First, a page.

Scoble: hit man of Silicon Valley?

Today a “journalist” (Dan Lyons) says I have been hitting up VCs to start my own fund.

Really? I didn’t know that!

For the record, I’m not raising a fund. This article is NOT accurate.

But, it sure comes up in conversation a lot. At two events tonight it came up. First, I was interviewing Wealthfront’s CEO Andy Rachleff. That interview is here and it’s an interesting business which is helping people with their investing in a new way (everyone who has $5,000 and up, that is). At that interview we talked about what being an investor is all about and after the interview was over the question about whether I would do my own fund came up. Andy has been a VC for a long time, so I listened to his advice, which he offered.

Later I was at a business school event at Stanford where there was a panel of venture and angel investors. Afterward they crowded around me and asked me why I haven’t done a fund yet.

Truth is my life rocks and I am not sure I want to screw that up. See, investors do a lot of the same things I’m doing (networking, watching how things spread, and hear lots of pitches) but they also do a lot of things I don’t like (board of directors meetings, negotiating, saying no, etc etc). I’m not sure I want to give up my great life where I do almost only things I love to do (which is talk with people about technology, innovation, and their companies) just for a chance to make some real money. So far I’ve resisted that path, even turned down $500,000 to start my own business last year.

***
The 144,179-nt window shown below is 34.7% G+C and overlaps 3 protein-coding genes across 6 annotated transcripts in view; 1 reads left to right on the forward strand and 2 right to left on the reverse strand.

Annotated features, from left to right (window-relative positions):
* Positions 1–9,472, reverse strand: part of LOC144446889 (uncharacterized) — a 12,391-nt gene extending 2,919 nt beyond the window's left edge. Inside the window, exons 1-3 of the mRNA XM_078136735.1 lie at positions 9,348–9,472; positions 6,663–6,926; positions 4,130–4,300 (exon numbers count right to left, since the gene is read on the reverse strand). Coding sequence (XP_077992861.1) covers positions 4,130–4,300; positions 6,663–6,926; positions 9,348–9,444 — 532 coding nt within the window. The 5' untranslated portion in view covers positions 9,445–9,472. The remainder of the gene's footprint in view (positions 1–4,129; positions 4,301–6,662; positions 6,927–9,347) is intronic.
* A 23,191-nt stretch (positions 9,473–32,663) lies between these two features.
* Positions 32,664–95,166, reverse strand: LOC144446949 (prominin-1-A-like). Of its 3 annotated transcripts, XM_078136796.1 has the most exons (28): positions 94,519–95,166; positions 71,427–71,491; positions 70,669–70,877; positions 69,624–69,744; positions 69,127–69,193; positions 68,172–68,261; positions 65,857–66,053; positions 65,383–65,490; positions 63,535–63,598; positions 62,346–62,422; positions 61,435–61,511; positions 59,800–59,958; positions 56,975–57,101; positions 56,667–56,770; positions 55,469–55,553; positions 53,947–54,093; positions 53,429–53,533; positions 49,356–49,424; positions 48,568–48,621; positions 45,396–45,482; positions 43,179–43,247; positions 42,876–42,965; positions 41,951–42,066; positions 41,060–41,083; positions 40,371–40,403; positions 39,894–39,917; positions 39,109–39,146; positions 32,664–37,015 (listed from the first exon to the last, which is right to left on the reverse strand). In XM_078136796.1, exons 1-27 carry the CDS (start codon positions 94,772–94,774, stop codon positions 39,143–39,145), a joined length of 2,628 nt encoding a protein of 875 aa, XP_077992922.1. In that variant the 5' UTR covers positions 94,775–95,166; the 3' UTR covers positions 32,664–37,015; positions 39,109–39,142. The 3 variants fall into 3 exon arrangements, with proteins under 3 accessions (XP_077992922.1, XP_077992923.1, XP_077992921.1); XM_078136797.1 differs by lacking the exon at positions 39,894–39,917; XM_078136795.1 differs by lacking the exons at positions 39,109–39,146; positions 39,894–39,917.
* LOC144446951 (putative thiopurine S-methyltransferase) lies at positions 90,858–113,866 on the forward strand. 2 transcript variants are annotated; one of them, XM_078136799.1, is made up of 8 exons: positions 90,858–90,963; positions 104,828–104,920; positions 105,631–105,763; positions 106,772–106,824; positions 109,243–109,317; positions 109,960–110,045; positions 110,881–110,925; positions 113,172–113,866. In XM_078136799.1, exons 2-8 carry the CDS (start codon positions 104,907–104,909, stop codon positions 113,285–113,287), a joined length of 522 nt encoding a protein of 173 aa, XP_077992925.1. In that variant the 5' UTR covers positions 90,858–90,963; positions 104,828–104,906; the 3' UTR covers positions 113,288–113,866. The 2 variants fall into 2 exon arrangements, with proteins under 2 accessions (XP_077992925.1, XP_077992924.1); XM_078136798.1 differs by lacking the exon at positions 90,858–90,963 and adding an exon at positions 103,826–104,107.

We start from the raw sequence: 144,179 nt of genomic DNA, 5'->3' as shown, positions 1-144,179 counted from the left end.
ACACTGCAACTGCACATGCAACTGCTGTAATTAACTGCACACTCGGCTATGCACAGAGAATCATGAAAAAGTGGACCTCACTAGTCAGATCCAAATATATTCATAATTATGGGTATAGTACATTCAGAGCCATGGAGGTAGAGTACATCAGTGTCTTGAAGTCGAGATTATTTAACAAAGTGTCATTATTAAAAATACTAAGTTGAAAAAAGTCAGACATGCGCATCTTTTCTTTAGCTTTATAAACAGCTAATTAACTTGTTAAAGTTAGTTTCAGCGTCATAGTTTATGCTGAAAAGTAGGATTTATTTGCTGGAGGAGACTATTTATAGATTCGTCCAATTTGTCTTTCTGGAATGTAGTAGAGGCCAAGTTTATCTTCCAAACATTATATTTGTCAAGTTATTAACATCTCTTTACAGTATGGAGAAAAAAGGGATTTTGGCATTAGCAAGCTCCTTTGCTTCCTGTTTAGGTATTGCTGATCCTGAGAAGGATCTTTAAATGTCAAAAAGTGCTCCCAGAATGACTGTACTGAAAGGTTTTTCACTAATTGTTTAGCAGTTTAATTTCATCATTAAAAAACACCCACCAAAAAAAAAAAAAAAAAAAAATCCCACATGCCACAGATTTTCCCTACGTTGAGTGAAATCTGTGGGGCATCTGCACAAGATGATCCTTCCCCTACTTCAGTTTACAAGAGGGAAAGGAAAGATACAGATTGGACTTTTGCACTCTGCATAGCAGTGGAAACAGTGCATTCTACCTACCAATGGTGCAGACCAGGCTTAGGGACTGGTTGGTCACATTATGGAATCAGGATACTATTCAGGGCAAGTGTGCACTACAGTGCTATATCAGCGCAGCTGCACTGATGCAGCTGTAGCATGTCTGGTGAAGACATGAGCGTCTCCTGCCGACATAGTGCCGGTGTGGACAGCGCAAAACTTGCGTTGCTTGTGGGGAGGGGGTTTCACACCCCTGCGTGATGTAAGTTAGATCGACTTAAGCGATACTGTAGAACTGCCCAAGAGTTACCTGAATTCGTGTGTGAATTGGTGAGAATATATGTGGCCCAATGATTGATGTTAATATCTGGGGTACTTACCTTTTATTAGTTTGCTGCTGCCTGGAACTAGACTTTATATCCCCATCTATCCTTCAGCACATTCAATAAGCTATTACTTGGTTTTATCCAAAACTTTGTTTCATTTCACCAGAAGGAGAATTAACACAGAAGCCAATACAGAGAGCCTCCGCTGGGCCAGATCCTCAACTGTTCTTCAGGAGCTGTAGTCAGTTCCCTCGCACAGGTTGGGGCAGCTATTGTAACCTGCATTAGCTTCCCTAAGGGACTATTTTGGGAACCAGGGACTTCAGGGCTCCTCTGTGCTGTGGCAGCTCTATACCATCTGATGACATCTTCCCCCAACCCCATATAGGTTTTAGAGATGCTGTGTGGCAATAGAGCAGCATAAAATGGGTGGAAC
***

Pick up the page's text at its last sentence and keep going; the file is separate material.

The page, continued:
Anyway, I’ve written tons about this issue on Dan Lyon’s Google+ account. If you care about what happened, and the way this “journalism” got reported you can read these posts:

1. Dan Lyons claims I have a fund and am hitting up VCs to join it. Dan wrote a followup post that he was taking heat from commenters.

2. Dan wrote about my correction to his story and that I claimed it wasn’t true. It wasn’t. In the comments there I further explain myself.

3. Dan apologized to me and tried to explain more about his source’s claims (which are bull, I’ve never had a fund).

Anyway, it’s sort of flattering to have everyone thinking I’m doing a fund. Maybe I should take Mike Arrington out to dinner and learn what it’s like…

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One other thing. Someone asked me what I thought of what Mike Arrington is doing with his CrunchFund.

I think it’s great. It’s also great that he gets to tell me what companies he’s interested in.

I know where his conflicts come from. I’m an intelligent reader. If he pushes a company I know that it might be because he has a financial stake in the company. I’m totally not bothered by this. If you are, there are PLENTY of other tech outlets to read. I have a Twitter list with almost 500 tech news brands in it. In fact, Arrington and his blog aren’t in there because I don’t look at Arrington as a news outlet, although I do look at investors as interesting people to watch. I have a separate Twitter list of tech industry investors.

Seems to me it’s pretty easy as a reader to get lots of news, both biased and unbiased, so it’s not something that keeps me up at night.